Whaling in Alaska is a custom that spans over a thousand years now, every spring and sometimes summers local hunters sit on the edge of the ice waiting for whales to grab. Both men and women do whaling in Alaska, and they spend about 3-4 weeks sitting on the tuvaq, which is the ice near the water to harpoon the bowhead whales.
Bowhead whales are always the target of the whale hunters in Alaska; this bowhead are beamy black whales which can be measured with as a half size of a school bus and as a downturned jaw, it lives only in the cold waters which are far north. Bowhead whales most times, filter out of the water to search for food and also use its large skulls to open up the sea ice to about 2 feet thick to be able to create breathing holes.
How to capture a bowhead whale
When the hunters spot any of this bowhead whale, a team will push an umiak into the water, and a great chance would have created to harpoon the whale into it, and when this is successful the whale is captured, and each team member will take part in having the meat. The fact is a butchered bowhead whale can produce thousands of pounds of food for the people.
The truth is Whale meat is considered an Alaska native soul food, so apart from the community getting the supply of dense protein from consuming bowhead whales, going whale hunting, butchering it and even distributing it helps the elders of the city to teach the younger ones the culture therein.
Whaling in Alaska according to the indigenous leaders is a way of life for them, and it has helped them to be who they are, and it is an exercise that they enjoy to engage in, but again, it is always for the benefit of everyone.
Celebrating the whaling feast
History provided by Capt. Stephen Spring – Juneau Whale Watching.
There’s always the whaling feast which is about the same time every ear, this also is a long-held tradition, and it is always carried out in two spots or better still on the edge of town. Each place is kept mainly for the different house of Alaska. The rule is that when a whaling leader can capture a whale, it is expected of him to share the meat to his family, the families of the whaling crews that were with him and finally, to the community which will be right after the hunt and also during a feast time.
There are specific times too that whales are shared community-wide, this is mostly when the sea ice first forms, during thanksgiving and at Christmas period. Bowheads whaling have been the centre of Alaska people’s lives even before the coming of Christian missionaries.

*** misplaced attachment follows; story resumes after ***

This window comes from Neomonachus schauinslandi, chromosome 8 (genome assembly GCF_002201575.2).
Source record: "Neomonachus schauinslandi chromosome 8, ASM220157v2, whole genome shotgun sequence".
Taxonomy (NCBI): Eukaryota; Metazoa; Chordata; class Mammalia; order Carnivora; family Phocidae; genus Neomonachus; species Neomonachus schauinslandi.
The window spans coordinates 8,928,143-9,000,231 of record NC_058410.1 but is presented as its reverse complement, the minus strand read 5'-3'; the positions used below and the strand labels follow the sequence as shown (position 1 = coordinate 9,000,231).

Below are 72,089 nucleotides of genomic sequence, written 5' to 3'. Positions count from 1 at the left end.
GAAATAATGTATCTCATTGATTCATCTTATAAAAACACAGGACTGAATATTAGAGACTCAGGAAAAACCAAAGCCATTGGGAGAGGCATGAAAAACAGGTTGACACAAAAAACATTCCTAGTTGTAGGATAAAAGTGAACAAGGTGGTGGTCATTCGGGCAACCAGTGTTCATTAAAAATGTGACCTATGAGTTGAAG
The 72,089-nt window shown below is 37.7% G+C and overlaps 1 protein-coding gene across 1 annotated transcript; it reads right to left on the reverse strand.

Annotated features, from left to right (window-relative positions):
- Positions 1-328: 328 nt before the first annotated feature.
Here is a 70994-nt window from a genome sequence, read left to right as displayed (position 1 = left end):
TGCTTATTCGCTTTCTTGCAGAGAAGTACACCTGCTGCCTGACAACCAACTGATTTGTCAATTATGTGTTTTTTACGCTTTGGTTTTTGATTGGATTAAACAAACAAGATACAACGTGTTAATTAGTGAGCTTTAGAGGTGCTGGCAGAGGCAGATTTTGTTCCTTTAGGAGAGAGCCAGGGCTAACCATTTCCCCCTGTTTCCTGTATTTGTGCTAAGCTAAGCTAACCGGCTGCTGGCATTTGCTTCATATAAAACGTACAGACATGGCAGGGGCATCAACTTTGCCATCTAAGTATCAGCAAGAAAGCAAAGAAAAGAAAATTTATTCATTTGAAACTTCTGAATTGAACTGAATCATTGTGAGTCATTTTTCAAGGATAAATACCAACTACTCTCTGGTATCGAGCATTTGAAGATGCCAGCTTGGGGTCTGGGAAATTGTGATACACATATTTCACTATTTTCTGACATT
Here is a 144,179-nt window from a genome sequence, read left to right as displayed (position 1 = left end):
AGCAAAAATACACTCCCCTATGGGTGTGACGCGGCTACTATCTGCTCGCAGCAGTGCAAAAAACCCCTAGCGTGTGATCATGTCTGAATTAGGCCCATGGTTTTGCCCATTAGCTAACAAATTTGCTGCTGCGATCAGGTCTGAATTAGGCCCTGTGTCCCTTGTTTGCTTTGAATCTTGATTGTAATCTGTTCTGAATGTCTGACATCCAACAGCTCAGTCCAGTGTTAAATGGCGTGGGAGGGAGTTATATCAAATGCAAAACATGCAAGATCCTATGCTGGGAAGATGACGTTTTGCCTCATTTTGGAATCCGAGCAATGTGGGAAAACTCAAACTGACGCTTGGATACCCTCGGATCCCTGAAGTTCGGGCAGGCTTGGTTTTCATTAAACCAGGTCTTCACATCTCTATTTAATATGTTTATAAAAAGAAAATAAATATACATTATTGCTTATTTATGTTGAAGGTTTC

The whaling season in Alaska begins in April. It can last up to June, whaling can be done with a skin boat which hunters will paddle in and be on the lookout for a whale that surfaces to breathe, the paddlers or hunters can chase it if close by, but if not they can follow it closely and carefully and avoid hitting their paddle on the boat to scare the whale away.
Capturing the whale need harpooning which requires some skills or initial practice, the paddlers or crew must be at most ten feet near the whale before throwing a harpoon ( a barbed missile-like spear which is attached to a long rope and its always fired from a gun or thrown by hand), this is thrown it strikes the whale with explosive powder detonates and the whale dies immediately.
How caught whales are distributed in Alaska
The hunters will just have to carry the carcass to the edge or on top of the ice and the meat slice into pieces before paddling it away to the shore and it will then take about a day or two to get the meat sorted out in preparation for the distribution for all those expected in the community gatherings.
Whaling in Alaska is always an exciting experience according to the natives; it not lts e others which could be considered sport hunting or commercial whaling. But, it is more of feeding the whole community. This is a tradition that has come to stay though it is believed there is a little distraction now from technology which is caused by the use of internet and playing of video games the people of Alaska still thinks they can conquer this threat.
The recent survey still shows that the bowhead whaling populations are doing well for now and hoping it will remain the same in the near future.